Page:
Depression, Death, the Chef & me.

louis d. lo praeste
Jun 9, 2018 · 6 min read

My first job at sixteen years old was washing dishes for Raspberries Eatery in Andover, Massachusetts for Chef Dana Wilson — who doubled as my first Buddhist teacher without ever actually saying so. I got paid 6.00 an hour. It was not the last time I’ve got paid for scrubbing saute pans and chopping onions.

I learned to actually cook on summer breaks from boarding school in the clam and lobster joints of Ogunquit, Maine, and Rye, New Hamshire. I waited on tables and picked up shifts as a prep-cook in Boston during college at Joes Bar & Grill, Aquitaine, Jae’s, the list is long one. In my late twenties, I staged with Napolitans in Greece, and a Lyonese chef who said plaintively told me “You will never do what I do” — he was wrong as rain. I eventually had a stint in my late thirties during the recession cooking for celebrities in LA. I’ve earned my appellation as ‘chef,’ or at least a cook, more than once.

I have also grappled with anxiety and depression for most of my life. I don’t mean I sang the blues because my gal hitched off with another dude depression. I mean, I am curled up in a ball in the broom closet, I have no idea if I’m going to make until tomorrow — depression. Drinking, drugs, a few rocky relationships and a particular sensitivity to the bullshit of media drivel and consumerist America haven’t really helped the matter.

There will always be something relatable about the rough and tumble, wise-ass, wry New York chef named Anthony Bourdain for anyone who has worked in a restaurant. I’m not a die-hard fan — but anytime I saw his face or heard that gravely voice I was reminded of my days in the kitchen. Catching sight of the lanky Bourdain, doing his cantankerous thang, causing mischief and mayhem, smoking reds and keeping it real, reminded me that I am still deep-down, an earthy, food-loving chef. I will never lose sight of my days in the kitchen, behind the line, sweating and laughing and enjoying the knife work, the prep, the smells, the tiny moments of satori that come gloriously with each dish.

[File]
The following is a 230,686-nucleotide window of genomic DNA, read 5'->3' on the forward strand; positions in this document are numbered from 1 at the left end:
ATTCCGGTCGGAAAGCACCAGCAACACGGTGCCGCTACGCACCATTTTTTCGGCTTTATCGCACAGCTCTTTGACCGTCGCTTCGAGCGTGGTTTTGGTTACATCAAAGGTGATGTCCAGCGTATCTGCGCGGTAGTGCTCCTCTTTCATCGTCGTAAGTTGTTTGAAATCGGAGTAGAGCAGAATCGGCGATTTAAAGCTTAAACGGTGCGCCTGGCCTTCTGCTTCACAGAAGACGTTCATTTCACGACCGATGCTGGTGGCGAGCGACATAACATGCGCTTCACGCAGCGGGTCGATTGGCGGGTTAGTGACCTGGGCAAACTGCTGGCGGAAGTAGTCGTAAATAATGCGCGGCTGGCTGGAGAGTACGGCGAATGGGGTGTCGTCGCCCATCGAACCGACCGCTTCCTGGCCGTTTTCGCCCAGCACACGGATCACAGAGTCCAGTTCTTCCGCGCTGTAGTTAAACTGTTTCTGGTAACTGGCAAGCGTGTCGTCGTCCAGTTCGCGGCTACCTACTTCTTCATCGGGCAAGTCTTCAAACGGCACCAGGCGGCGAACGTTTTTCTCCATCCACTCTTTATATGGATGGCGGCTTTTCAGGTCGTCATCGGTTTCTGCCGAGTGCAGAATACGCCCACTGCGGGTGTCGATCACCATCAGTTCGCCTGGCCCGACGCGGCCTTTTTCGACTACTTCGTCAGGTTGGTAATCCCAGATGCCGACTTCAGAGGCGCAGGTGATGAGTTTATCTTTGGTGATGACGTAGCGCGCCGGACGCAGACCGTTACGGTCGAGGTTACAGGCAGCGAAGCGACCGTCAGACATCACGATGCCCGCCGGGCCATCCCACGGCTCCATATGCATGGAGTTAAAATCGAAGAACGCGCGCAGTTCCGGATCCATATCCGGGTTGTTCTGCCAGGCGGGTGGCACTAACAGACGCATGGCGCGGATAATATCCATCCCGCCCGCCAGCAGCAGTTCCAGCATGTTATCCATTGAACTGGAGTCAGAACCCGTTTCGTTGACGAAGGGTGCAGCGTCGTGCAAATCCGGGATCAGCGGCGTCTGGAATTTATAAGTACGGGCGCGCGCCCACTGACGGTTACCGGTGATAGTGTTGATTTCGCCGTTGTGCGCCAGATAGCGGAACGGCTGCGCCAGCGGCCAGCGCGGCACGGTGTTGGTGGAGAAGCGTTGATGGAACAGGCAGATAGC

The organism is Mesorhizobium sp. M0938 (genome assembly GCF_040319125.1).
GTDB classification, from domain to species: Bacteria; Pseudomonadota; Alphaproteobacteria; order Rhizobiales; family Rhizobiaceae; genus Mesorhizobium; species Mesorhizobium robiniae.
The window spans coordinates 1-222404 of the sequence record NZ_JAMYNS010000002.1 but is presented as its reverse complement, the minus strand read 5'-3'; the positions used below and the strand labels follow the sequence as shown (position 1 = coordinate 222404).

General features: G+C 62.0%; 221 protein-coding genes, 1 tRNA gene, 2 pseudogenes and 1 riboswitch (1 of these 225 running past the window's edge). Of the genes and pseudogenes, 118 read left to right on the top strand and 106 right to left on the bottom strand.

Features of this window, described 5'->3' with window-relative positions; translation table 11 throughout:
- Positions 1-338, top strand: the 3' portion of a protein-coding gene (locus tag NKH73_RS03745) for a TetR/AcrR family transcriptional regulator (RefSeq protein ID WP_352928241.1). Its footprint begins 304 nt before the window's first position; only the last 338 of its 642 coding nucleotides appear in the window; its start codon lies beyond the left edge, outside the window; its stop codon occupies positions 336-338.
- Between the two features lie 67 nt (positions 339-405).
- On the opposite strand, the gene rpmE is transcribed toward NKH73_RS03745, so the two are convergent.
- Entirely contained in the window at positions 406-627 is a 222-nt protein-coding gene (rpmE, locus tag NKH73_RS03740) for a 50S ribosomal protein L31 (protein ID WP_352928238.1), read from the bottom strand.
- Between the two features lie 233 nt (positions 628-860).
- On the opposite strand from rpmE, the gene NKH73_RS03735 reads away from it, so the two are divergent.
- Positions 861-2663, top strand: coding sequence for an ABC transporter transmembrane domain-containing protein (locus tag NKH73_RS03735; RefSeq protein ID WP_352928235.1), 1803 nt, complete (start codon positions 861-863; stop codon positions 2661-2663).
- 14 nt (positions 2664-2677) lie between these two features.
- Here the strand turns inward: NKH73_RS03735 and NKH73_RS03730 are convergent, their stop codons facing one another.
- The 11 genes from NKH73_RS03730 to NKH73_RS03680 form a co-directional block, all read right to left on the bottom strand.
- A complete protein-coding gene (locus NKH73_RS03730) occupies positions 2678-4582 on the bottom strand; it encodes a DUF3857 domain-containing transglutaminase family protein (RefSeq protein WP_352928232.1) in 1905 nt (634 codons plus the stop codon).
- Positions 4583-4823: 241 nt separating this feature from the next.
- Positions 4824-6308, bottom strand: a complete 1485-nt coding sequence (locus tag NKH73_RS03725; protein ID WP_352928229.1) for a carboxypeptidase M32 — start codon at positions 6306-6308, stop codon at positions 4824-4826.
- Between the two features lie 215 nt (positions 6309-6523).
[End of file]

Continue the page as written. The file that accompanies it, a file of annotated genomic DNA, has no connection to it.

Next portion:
Bourdain’s suicide is extra terrible because like many of us — we can relate a litte too well. We liked Bourdain — he was a no bullshit kinda guy. But like all suicide, it’s unexpected, horrifying, dark-side of the moon incomprehensible. That is the tragedy folks — and it happens every single day to all kinds of people, not just celebrities.

Suicide is an epidemic. When a high-functioning depressed person without any apparent warning or reasoning decides to hang themselves — it means we that there was a critical disconnect between that person’s day-to-day and those around them. When someone like Bourdain, with a so-called “ideal life,” “the perfect job” and supportive fans and wife couldn’t reach out — we need to talk stock real quick in the emotional accessibility of men in western culture.

Why didn’t he say anything to anyone? Why didn’t anyone in this boisterous man’s life know what in the fuck was going on — really.

He didn’t tell them, is the most likely reason. Men don’t talk about thier pain — especially one’s whose rugged face is plastered everywhere as a “rough and tumble” adventurer and on the road cultural critic.

I’m not particularly enthusiastic about telling people the bit about my own mental health struggles. Maybe the insight is useful here, perhaps it isn’t. Most of the time people nod their heads or shuffle around a bit looking for that elusive bit of empathy. They look at the floor, change the subject, order another drink. Look, I don’t need pity nor does anyone blessed with the “black dog.” I blurt it out sometimes, and I can tell the person sitting with doesn’t know how to respond. I end up feeling bad for them. I don’t really want to talk about what meds I’m on, insomnia, food allergies that trigger depression, or my anxiety driving on the 101 either, to be honest. I too would like to keep up the mask — “I’m fine,” I’ll say, “let’s take a look at that wine list.”